When the moon is half way down
Sometimes when the night is dying
I take me out and I wander around
A landscape swallowed in the mist, a gangway to a pontoon that is drowning in the dark water, a staircase that ends against a blank wall, a light under a closed door. These are just a few images from the exhibition by Peter H. Waterschoot.
Peter H. Waterschoot (1969) strolls through Ostend, Brussels, Berlin, Venice & Osaka, and like this text, he wanders between Rock n Roll (the present) & classical inspiration (Japanese aesthetics, in his case). He didn’t set a goal, but is led in his walkabout by the moment. He roams between dusk and dawn, past dimly lit rooms with closed curtains. He shows us his fleeting impressions, but the images suggest smells & touches. He brings a moody trip between feeling and seeing, between reality and feverish illusion. His images are strange and recognizable, here and nowhere, without a clue. The result is a visual poem of images, but even more of tonalities. It may feel as a contradiction, but the images are hermetic and accessible. You don’t look to see, but you slip your eyes to feel.
Or as Xavier Canonne puts it
« Les soirs ont pris les teintes de l’attente. Il s’agit d’éprouver le silence des chambres et des couloirs, des salons désertés ; de s’y laisser doucement couler pour entendre la nuit respirer. Patienter dans les fauteuils de skaï ou de velours, sous l’éclairage de néons tamisés, d’une lampe de chevet démodée, auprès d’un lit tendu pour une nuit déjà écourtée ;toucher du regard ces fleurs en papier, ces réveille-matin, ces accessoires d’un petit théâtre indifférent aux acteurs rejouant chaque fois la même scène. »
Roughly translated :
« The nights have taken the hues of the wait. It’s all about experiencing the silence of rooms and corridors, of deserted lounges; let yourself sink to hear the night breathe. Wait patiently in the faux leather or velvet armchairs, under the dimmed neon lighting, of an old-fashioned bedside lamp, near a bed stretched for an already shortened night; a glancing touch at these paper flowers, these alarm clocks , all props on a small stage with actors endlessly playing the same scene time & time again. »
A visit to this exhibition is almost a zen exercise: just like the best images are made when the photographer doesn’t feel the urge to make a picture, you should not want to grasp the series in the exhibition Sunset Memory. Waterschoot likes to refer to the essay on Japanese aesthetics In Praise of Shadows / l’Eloge de l’Ombre by Jun’ichiro Tanizaki (1886-1965), which focuses on sensitivity to the ephemeral, to change and thus to transience. This essay also contains an implicit critique of Western modernist thinking, a critique of determinist thought.
In the same mindset the photographer describes his work on the cover of his book as:
“Sunset Memory” doesn’t look back
It plunges ahead.
Into an abyss, a paroxysm
Memory is not a retrospect, he says, but a paroxysm. And how do we interpret the concept – as an apogee, a climax, or quite differently as a convulsion, an attack, a gloom or a moodiness? The latter interpretation does correspond to the characters from Tanizaki’s novels: they are driven by their passions and by the stimuli of their environment. Waterschoot explains without trying to explain, he lets us go our way, we are left to our own analysis.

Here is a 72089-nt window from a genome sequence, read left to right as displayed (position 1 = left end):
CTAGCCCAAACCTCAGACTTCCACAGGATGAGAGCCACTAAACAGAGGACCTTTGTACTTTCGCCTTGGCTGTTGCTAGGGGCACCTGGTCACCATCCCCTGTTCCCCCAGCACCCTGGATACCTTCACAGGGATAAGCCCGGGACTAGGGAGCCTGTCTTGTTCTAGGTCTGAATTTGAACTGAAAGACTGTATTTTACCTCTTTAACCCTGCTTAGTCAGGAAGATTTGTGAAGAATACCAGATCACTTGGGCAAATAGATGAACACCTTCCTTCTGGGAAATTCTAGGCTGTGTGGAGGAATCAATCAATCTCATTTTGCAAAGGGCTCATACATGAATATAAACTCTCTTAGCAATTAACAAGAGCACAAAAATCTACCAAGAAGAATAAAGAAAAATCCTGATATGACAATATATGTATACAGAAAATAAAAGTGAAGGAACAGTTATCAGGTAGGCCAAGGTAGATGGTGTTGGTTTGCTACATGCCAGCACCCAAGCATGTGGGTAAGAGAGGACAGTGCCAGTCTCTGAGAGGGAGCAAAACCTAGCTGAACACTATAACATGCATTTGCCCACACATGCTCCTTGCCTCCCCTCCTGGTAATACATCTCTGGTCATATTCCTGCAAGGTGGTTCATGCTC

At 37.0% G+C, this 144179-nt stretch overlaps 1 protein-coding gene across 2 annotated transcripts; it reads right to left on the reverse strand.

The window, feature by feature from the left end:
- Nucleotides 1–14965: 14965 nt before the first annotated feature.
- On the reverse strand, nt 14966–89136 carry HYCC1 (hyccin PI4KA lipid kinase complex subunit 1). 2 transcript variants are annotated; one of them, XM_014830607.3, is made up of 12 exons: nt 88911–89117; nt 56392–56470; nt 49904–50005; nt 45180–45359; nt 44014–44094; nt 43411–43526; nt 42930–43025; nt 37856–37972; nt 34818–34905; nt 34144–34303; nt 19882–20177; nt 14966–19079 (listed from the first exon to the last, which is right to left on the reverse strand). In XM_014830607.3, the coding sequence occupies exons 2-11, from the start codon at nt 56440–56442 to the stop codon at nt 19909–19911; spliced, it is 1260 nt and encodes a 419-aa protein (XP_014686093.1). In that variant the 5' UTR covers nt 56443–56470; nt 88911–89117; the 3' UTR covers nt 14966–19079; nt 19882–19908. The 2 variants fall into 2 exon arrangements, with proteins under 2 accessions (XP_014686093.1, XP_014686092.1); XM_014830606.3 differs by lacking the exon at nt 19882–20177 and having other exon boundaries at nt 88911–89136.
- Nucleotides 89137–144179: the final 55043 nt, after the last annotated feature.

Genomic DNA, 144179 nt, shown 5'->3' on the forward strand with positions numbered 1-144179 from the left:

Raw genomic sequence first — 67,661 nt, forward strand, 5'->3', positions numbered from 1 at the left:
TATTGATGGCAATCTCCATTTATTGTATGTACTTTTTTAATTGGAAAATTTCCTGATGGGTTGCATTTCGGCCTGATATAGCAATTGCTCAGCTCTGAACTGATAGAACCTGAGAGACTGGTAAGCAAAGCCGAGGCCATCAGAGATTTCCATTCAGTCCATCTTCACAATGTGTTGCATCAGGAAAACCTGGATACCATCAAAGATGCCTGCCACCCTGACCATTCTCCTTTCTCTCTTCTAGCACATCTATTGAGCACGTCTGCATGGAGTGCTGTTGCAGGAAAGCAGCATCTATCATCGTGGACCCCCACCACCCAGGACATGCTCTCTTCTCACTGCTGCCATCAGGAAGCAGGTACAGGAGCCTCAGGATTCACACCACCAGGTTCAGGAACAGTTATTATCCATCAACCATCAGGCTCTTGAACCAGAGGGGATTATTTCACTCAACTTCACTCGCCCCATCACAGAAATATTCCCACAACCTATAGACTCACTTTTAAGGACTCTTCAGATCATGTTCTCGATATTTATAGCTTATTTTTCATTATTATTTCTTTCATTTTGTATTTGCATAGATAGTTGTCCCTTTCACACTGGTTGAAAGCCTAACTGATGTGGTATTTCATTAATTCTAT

Conclusion: a good exhibition (and publication, but please read on) of a ‘young’ talent and thus, in addition to Witkin & Cornwall, another convincing argument to visit the museum in Charleroi
Life’s but a walking shadow, a poor player
That struts and frets his hour upon the stage
And then is heard no more.
Macbeth Act 5, Scene 5
Sunset Memory the accompanying book
The book contains 88 images and, like the exhibition, they can be read as a visual poem. In complement, the book also includes a cycle of 8 poems by the renowned Belgian author Peter Verhelst (1962), specially created for the exhibition and publication. Verhelst is a poet, novelist & dramatist in the Dutch-speaking region, and has been awarded many prestigious prizes. The poems in the book are translated into French, English and Japanese by experienced authors. The result is a strong recommendable four-language photo book. One remark: Peter Verhelst’s name isn’t mentioned neither on the front or the back cover, which does not seem correct to me, moreover the publication misses part of his potential audience.
Exhibition and publication do not correspond exactly to each other but are complementary, the book only contains images that were made in Brussels and Osaka. For the exhibition Waterschoot travelled to Ostend, Berlin and Venice. As a result, you can view the exhibition as a reflection of a development of vision, the growth of an artist.
120 p – 19 x 28.3 cm – 400 copies with 88 images, Embossed softcover, ISBN: 978-2-930115-72-6, 39.00 €
Ordering is easy via:
For amateurs who are interested in the evolution of the author, or simply want to complete their library, the previous publication by Peter H Waterschoot is still available – but hurry, there are only a few copies left!
Exhibitions open till May 16th
Museum of Photography
Center of Contemporary Art of the Walloon – Brussels Federation
11, av. Paul Pastur (GPS : Place des Essarts)
B-6032 Charleroi (Mont-sur-Marchienne)
T +32 (0)71 43.58.10.
F +32 (0)71 36.46.45
The museum is open from Tuesday to Sunday from 10 to 18.